June 14th is World Blood Donor Day, and the American Red Cross Can’t Help giving blood donors a chance to get All Shook Up, whether rocking and rolling with the legacy of Elvis at Graceland or on rides at Cedar Point.

The World Health Organization (WHO) created World Blood Donor Day to raise global awareness of the need for safe blood and blood products for transfusion, highlight the critical contribution of volunteer blood donors to national health systems, and help support and expand blood donor organizations’ programs. The WHO states, “Becoming a regular voluntary blood donor is a simple but selfless step that everyone can take to strengthen their communities, support local health systems and save lives.”

The Red Cross, which supplies about 40% of the U.S. blood supply, typically sees a drop in blood donations during the summer, but the need for blood does not take a break. On average, someone in the U.S. needs blood every two seconds, including new moms, premature babies, cancer patients and accident victims. Each day, the Red Cross needs to collect about 12,500 blood donations to meet the needs of patients at about 2,500 hospitals and transfusion centers across the country.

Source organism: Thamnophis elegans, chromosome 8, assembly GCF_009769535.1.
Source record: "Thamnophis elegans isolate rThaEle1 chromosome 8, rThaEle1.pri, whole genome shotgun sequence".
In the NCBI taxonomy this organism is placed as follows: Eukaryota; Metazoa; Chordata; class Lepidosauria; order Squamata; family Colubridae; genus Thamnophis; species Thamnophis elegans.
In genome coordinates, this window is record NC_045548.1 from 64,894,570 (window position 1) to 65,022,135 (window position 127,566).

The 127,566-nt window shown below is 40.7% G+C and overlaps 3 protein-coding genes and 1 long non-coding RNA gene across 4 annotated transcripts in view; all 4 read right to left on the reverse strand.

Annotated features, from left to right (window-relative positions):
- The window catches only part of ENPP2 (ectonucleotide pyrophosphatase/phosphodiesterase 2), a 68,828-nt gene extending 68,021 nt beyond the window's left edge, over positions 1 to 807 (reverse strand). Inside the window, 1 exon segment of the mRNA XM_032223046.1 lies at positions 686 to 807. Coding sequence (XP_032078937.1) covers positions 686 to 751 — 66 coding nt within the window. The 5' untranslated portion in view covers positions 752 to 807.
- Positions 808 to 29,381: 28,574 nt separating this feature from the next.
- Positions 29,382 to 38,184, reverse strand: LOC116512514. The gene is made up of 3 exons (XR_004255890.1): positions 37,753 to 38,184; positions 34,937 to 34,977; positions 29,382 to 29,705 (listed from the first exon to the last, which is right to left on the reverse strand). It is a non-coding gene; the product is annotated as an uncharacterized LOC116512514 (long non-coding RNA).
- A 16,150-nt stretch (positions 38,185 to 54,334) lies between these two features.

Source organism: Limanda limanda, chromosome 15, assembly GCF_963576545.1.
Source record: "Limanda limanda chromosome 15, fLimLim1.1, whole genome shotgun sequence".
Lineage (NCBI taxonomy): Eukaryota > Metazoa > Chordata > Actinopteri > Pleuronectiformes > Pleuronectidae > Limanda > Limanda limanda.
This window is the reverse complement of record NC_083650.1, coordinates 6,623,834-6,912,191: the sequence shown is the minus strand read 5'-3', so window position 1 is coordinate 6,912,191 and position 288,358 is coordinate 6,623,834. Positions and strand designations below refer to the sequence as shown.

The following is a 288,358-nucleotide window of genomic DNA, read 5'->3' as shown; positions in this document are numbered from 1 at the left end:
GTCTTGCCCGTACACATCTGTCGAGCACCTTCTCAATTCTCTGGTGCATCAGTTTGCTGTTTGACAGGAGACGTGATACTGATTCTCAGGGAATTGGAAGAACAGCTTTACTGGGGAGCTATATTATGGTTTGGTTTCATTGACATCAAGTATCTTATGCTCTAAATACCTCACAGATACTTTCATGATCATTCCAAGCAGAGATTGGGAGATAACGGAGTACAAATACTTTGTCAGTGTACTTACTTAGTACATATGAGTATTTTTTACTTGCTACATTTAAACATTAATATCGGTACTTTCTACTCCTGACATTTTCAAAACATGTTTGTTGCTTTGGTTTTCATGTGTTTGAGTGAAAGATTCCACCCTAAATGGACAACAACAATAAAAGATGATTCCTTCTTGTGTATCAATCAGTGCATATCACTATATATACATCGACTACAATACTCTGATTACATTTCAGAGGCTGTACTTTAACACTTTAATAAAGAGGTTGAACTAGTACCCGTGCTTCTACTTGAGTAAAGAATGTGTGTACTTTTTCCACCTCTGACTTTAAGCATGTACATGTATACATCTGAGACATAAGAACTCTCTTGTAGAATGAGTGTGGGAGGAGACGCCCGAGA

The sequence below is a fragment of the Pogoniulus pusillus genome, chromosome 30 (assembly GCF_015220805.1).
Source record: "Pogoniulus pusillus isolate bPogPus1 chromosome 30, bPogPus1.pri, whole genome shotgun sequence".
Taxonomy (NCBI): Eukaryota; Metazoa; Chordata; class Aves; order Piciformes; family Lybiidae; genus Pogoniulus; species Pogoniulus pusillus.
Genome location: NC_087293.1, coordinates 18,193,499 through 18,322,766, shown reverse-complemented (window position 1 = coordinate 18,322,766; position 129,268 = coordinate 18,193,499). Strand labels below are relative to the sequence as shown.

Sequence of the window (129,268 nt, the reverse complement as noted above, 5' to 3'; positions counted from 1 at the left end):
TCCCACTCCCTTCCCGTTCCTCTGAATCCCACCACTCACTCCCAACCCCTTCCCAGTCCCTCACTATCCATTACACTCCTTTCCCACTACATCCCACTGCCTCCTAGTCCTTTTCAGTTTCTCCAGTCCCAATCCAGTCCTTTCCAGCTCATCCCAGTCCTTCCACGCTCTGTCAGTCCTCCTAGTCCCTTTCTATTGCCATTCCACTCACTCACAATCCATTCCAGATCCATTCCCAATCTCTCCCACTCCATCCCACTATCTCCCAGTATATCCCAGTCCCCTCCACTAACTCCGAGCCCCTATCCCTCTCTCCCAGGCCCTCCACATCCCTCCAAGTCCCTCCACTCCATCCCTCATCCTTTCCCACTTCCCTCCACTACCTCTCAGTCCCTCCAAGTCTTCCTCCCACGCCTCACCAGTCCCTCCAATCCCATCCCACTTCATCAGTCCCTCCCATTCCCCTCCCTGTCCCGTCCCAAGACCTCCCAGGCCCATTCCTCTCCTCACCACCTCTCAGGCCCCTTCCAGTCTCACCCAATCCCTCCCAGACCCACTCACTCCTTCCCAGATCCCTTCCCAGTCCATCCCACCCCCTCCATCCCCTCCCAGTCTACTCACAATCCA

And blood donors can now celebrate providing the gift of life with roller coasters and rock and roll!

In addition to helping save lives, through August 4th, generous blood donors at select blood drives in Northern Ohio will receive a free ticket to Cedar Point, while supplies last. To find a blood drive with this promotion, enter sponsor code “CEDARPOINT” when searching here or call 1-800-RED-CROSS.

And throughout the U.S., the Red Cross is celebrating Elvis Presley–a blood donor himself who left a legacy of generosity and community service–rock and roll, and the new film, Elvis, with a chance to win a VIP trip for two to Memphis and Graceland! Through June 30th, those who come in to give blood will be automatically entered for a chance to win the trip, which includes round-trip airfare for two to Memphis, a three-night stay at The Guest House at Graceland and Elvis Entourage VIP tour, courtesy of Graceland, and $500 gift card for expenses, plus a custom-wrapped Gibson Epiphone guitar! Blood donors will also be sent a $5 e-gift card to a merchant of their choice. More information and terms and conditions are here.